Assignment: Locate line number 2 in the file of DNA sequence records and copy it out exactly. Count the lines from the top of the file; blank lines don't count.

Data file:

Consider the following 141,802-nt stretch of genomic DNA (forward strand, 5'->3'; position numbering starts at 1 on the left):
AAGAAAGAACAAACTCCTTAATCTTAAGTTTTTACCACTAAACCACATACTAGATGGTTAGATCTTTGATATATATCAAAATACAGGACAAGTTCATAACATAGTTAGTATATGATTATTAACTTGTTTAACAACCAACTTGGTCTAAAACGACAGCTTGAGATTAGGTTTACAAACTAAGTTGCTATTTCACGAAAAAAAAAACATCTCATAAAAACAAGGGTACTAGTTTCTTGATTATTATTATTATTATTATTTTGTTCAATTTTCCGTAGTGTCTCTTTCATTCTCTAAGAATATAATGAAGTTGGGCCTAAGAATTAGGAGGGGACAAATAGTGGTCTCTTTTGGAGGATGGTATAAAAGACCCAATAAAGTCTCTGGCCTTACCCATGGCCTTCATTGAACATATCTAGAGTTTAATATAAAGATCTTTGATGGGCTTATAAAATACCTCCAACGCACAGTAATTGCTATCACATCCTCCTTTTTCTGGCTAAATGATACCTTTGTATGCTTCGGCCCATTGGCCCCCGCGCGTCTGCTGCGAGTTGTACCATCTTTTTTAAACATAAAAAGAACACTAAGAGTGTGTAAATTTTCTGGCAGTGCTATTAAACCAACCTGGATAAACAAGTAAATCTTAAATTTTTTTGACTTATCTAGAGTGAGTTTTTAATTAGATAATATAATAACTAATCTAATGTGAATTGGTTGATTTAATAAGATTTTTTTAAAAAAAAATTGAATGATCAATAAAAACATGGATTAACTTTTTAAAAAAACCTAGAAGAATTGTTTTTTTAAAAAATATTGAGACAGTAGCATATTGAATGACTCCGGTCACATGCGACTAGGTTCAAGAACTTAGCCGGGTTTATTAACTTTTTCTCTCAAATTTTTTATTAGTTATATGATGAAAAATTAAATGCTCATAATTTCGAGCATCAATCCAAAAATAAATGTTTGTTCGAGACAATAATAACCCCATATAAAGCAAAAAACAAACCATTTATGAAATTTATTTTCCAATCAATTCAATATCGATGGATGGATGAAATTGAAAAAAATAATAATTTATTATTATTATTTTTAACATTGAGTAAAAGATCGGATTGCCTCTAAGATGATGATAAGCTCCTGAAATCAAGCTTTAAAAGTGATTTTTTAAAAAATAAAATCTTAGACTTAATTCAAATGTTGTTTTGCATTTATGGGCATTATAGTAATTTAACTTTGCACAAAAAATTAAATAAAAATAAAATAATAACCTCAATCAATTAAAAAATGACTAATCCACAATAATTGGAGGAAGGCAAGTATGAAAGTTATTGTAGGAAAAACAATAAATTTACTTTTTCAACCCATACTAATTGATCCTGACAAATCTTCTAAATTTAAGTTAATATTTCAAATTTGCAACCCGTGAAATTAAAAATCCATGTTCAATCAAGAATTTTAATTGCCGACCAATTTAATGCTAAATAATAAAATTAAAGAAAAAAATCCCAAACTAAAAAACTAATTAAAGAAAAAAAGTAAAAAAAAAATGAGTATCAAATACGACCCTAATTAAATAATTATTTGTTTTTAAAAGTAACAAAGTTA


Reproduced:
AAGAAAGAACAAACTCCTTAATCTTAAGTTTTTACCACTAAACCACATACTAGATGGTTAGATCTTTGATATATATCAAAATACAGGACAAGTTCATAACATAGTTAGTATATGATTATTAACTTGTTTAACAACCAACTTGGTCTAAAACGACAGCTTGAGATTAGGTTTACAAACTAAGTTGCTATTTCACGAAAAAAAAAACATCTCATAAAAACAAGGGTACTAGTTTCTTGATTATTATTATTATTATTATTTTGTTCAATTTTCCGTAGTGTCTCTTTCATTCTCTAAGAATATAATGAAGTTGGGCCTAAGAATTAGGAGGGGACAAATAGTGGTCTCTTTTGGAGGATGGTATAAAAGACCCAATAAAGTCTCTGGCCTTACCCATGGCCTTCATTGAACATATCTAGAGTTTAATATAAAGATCTTTGATGGGCTTATAAAATACCTCCAACGCACAGTAATTGCTATCACATCCTCCTTTTTCTGGCTAAATGATACCTTTGTATGCTTCGGCCCATTGGCCCCCGCGCGTCTGCTGCGAGTTGTACCATCTTTTTTAAACATAAAAAGAACACTAAGAGTGTGTAAATTTTCTGGCAGTGCTATTAAACCAACCTGGATAAACAAGTAAATCTTAAATTTTTTTGACTTATCTAGAGTGAGTTTTTAATTAGATAATATAATAACTAATCTAATGTGAATTGGTTGATTTAATAAGATTTTTTTAAAAAAAAATTGAATGATCAATAAAAACATGGATTAACTTTTTAAAAAAACCTAGAAGAATTGTTTTTTTAAAAAATATTGAGACAGTAGCATATTGAATGACTCCGGTCACATGCGACTAGGTTCAAGAACTTAGCCGGGTTTATTAACTTTTTCTCTCAAATTTTTTATTAGTTATATGATGAAAAATTAAATGCTCATAATTTCGAGCATCAATCCAAAAATAAATGTTTGTTCGAGACAATAATAACCCCATATAAAGCAAAAAACAAACCATTTATGAAATTTATTTTCCAATCAATTCAATATCGATGGATGGATGAAATTGAAAAAAATAATAATTTATTATTATTATTTTTAACATTGAGTAAAAGATCGGATTGCCTCTAAGATGATGATAAGCTCCTGAAATCAAGCTTTAAAAGTGATTTTTTAAAAAATAAAATCTTAGACTTAATTCAAATGTTGTTTTGCATTTATGGGCATTATAGTAATTTAACTTTGCACAAAAAATTAAATAAAAATAAAATAATAACCTCAATCAATTAAAAAATGACTAATCCACAATAATTGGAGGAAGGCAAGTATGAAAGTTATTGTAGGAAAAACAATAAATTTACTTTTTCAACCCATACTAATTGATCCTGACAAATCTTCTAAATTTAAGTTAATATTTCAAATTTGCAACCCGTGAAATTAAAAATCCATGTTCAATCAAGAATTTTAATTGCCGACCAATTTAATGCTAAATAATAAAATTAAAGAAAAAAATCCCAAACTAAAAAACTAATTAAAGAAAAAAAGTAAAAAAAAAATGAGTATCAAATACGACCCTAATTAAATAATTATTTGTTTTTAAAAGTAACAAAGTTA